Sweet 16 Preview: Thursday’s picks, predictions, betting lines and channels

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The Sweet 16 kicks off on Thursday night, and the games are going to be terrific.

Oregon-Michigan should be thrilling, Gonzaga-West Virginia is a fascinating contrast of styles and Kansas-Purdue features arguably the two best players in college basketball.

Oh, and then there’s Arizona-Xavier, with Sean Miller and Chris Mack doing battle.

For an in-depth look at each region, check these out:

SWEET 16 PREVIEW: Midwest | West | South | East

No. 3 Oregon vs. No. 7 Michigan (-1.5), 7:09 p.m. (CBS): So this run that Michigan on, is it a fluke?

Frankly, I don’t think that it is. Derrick Walton has been awesome for the better part of two months while Michigan’s perimeter shooters have always been shooters and the duo of D.J. Wilson and Mo Wagner are legit. I honestly do not believe that the Wolverines are a team of destiny after the plane crash. They are just really good and a perfect roster for John Beilein to tinker with.

That’s why they’re favored on Thursday night. But here’s the thing … Oregon is pretty good themselves. Dillon Brooks is going to be guarded by a big man, which should be a matchup that Brooks can take advantage of, and Tyler Dorsey has been playing terrific basketball since the start of the Pac-12 tournament.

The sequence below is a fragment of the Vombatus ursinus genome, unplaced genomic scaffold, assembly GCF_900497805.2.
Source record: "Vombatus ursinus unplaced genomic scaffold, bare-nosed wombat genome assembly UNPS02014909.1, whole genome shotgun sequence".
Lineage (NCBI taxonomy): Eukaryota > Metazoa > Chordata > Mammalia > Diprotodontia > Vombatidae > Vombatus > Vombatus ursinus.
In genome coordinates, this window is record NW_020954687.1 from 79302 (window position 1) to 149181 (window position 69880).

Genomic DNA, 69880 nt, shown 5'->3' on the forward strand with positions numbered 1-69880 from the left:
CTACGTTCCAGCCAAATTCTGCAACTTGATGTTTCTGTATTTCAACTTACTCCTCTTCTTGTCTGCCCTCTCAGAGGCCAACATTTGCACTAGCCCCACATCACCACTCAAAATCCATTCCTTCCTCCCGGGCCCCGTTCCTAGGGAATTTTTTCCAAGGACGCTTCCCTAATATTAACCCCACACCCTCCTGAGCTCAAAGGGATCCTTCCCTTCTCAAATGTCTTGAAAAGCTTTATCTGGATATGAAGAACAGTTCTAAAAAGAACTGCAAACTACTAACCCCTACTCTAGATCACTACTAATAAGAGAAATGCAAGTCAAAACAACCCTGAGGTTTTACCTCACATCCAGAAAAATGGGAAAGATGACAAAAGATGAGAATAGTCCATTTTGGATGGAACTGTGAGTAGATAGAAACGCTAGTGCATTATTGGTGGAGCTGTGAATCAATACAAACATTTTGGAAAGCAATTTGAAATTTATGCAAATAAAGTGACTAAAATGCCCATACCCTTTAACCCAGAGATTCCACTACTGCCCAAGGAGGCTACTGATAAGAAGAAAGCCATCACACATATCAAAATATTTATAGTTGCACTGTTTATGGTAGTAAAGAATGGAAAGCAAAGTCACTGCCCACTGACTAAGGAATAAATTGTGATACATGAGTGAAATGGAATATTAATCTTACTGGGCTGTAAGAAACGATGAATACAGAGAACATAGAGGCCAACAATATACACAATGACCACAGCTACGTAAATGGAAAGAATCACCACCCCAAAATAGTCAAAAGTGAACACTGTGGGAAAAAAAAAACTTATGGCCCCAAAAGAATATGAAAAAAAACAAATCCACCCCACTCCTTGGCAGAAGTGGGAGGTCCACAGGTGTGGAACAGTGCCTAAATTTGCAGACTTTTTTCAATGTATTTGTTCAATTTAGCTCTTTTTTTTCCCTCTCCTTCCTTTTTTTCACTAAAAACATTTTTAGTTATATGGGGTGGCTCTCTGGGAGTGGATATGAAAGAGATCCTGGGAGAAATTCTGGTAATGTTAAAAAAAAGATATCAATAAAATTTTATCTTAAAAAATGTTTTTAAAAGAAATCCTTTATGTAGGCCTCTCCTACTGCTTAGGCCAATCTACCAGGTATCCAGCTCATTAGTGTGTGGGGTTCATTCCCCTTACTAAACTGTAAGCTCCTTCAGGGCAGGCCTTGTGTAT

If you like small-ball, spread-the-court basketball, you’ll love this game.

PREDICTION: Michigan (-1.5)

No. 1 Gonzaga (-3) vs. No. 4 West Virginia, 7:39 p.m. (TBS): On paper, I think Gonzaga should win this game. They have a good back court in Nigel Williams-Goss and Josh Perkins, a pair of talented point guards that have won a lot of games in their career. Gonzaga is also the best defensive team in the country. So if they don’t turn the ball over against West Virginia’s press and they make it difficult for West Virginia to score in the half court and get into their press, they should be able to win this thing, right?

Well, maybe not.

My concern with Gonzaga is game-pressure. They didn’t handle it well down the stretch against BYU in their one loss of the season, and I’m not convinced that they win that second round game against Northwestern if the officials don’t blow the goaltending call. How are they going to handle an endless wave of Mountaineers in their face?